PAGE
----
Language and Christmas

Two stories typify Christmas. One the the story of the Shepherds and the other the story of the wise men. In both stories angels spoke, giving the wise men and shepherds information and instructions. We know that there were many languages spoken in the Middle East at the time, as there are today. So, in what languages did the angels speak? We can safely assume that they spoke in the language(s) of the shepherds and wise men because they intended to be understood.

It is almost certain that the Angels spoke to the shepherds in Aramaic as that was the language of most people.

For the wise men, it’s more complicated. The Bible says only that they came from “The east”. Without a location, it’s difficult to say what languages they spoke. But it’s more complicated than that. At that time people spoke different languages depending on their status in society. (Even today, that’s common in many places.) In any case, it is highly unlikely that God spoke to the wise men in Aramaic.

The Bible prophesies about the birth of Christ were written in Hebrew – a language the Angels did not use to speak to the shepherds or nor God to warn the wise men.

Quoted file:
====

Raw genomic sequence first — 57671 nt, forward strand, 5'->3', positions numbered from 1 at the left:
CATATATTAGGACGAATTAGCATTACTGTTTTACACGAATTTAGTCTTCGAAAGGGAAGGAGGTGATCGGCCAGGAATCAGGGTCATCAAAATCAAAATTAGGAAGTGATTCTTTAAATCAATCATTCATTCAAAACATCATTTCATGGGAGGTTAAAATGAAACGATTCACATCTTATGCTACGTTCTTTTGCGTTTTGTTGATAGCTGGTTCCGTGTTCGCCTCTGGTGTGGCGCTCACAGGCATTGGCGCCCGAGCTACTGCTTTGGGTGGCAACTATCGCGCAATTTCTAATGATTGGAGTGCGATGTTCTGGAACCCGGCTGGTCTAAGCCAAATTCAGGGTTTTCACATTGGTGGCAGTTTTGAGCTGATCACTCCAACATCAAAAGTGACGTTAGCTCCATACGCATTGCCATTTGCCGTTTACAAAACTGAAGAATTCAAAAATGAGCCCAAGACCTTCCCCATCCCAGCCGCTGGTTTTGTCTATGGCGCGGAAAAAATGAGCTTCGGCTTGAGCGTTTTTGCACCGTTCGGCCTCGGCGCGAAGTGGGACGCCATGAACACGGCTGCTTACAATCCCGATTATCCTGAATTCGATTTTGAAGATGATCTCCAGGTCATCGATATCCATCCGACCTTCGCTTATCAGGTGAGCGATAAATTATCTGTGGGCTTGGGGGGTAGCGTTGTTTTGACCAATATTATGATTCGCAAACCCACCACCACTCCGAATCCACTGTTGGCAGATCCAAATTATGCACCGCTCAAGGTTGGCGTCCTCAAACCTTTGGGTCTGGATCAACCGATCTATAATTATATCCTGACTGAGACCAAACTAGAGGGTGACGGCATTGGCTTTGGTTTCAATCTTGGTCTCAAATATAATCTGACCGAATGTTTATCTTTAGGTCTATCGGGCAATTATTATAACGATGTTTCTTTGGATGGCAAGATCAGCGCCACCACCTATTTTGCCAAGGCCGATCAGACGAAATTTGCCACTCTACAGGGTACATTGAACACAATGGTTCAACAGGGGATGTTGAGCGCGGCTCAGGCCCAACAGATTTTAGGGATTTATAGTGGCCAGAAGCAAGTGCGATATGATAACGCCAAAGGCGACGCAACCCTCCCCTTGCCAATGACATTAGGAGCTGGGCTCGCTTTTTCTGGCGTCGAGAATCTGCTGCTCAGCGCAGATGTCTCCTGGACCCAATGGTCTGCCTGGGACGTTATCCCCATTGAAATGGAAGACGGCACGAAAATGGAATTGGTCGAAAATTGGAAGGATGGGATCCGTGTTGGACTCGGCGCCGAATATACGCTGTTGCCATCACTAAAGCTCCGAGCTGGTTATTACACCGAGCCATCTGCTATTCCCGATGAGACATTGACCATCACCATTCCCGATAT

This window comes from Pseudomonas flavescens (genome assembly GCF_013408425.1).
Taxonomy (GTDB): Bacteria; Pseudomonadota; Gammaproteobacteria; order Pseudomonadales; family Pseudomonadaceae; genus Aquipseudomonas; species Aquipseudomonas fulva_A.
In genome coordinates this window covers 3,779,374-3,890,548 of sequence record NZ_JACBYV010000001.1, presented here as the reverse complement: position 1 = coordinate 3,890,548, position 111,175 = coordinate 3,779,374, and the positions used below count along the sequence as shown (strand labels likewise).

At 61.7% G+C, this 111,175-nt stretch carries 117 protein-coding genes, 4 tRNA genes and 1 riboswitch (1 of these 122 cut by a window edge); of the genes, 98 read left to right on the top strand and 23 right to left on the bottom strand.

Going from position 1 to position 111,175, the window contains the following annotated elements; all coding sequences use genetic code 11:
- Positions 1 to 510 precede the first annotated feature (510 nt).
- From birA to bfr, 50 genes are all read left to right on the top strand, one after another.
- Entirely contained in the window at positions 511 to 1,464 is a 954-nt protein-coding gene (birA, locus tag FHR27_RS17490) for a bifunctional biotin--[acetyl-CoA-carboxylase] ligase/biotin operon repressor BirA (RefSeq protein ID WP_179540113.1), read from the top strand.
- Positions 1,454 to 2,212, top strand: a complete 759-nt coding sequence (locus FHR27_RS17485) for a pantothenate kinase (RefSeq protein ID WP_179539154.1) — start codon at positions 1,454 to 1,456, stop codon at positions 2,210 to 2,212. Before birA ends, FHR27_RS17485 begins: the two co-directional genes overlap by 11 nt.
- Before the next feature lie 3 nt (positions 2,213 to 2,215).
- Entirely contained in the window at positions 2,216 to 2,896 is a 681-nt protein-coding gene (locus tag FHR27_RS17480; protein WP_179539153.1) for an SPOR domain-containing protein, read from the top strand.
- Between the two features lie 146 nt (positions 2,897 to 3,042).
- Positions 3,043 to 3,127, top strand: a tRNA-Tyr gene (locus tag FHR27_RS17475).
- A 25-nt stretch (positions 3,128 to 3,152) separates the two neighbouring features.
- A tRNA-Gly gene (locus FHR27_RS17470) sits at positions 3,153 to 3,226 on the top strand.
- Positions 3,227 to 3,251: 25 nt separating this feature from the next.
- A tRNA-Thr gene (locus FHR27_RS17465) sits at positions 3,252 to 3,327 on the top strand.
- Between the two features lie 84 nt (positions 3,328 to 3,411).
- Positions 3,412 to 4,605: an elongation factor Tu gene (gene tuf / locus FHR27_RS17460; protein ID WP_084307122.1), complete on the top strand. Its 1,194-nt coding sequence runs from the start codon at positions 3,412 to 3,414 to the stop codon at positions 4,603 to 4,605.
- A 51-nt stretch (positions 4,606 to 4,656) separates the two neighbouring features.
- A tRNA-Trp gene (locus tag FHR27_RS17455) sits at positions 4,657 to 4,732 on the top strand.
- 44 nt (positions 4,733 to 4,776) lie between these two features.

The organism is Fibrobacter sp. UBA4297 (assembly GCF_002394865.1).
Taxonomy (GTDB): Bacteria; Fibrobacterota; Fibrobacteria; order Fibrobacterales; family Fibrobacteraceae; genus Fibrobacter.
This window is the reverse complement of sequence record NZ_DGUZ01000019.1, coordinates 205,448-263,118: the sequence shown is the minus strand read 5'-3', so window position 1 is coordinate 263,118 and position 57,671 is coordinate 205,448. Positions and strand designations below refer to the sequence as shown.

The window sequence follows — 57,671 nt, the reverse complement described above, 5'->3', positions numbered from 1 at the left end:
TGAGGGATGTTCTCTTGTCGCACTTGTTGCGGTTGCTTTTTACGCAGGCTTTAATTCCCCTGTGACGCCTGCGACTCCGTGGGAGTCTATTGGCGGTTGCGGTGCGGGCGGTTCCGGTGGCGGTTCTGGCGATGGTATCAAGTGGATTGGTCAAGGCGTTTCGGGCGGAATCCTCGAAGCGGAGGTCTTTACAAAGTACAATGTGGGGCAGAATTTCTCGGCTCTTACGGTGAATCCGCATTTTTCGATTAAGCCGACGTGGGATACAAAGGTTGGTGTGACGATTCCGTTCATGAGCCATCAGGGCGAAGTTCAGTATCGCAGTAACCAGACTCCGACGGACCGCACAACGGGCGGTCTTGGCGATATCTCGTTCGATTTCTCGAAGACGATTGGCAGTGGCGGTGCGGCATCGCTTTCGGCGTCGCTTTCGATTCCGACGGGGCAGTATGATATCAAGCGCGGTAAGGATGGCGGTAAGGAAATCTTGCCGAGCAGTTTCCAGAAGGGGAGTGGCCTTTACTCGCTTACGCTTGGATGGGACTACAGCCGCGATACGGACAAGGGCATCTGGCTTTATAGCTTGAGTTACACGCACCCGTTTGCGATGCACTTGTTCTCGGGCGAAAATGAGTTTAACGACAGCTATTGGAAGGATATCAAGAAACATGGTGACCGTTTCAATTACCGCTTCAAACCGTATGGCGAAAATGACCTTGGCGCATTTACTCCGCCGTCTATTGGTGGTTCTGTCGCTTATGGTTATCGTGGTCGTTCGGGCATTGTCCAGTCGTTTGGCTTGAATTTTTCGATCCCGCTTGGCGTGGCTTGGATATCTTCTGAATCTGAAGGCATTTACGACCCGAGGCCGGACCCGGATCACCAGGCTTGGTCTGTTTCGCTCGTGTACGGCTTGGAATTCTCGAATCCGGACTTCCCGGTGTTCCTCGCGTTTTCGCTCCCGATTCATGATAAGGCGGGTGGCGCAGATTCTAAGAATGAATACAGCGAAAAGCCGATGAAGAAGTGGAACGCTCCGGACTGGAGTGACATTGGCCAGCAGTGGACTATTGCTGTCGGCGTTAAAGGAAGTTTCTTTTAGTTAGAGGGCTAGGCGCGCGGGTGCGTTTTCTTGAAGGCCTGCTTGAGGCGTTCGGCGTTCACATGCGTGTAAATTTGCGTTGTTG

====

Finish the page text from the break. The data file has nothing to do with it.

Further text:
So, the first Christmas happened through translation.

On Christmas day this year, the story of Christmas will be told and celebrated in thousands of languages because of translation. Better, that number continues to grow. That transforms. One of my African friends tells of how his people first adopted a form of Christmas celebration from Western culture. Christmas was a time of wild, drunken parties. When the New Testament was translated into the language and people read it, the celebrations were radically transformed.

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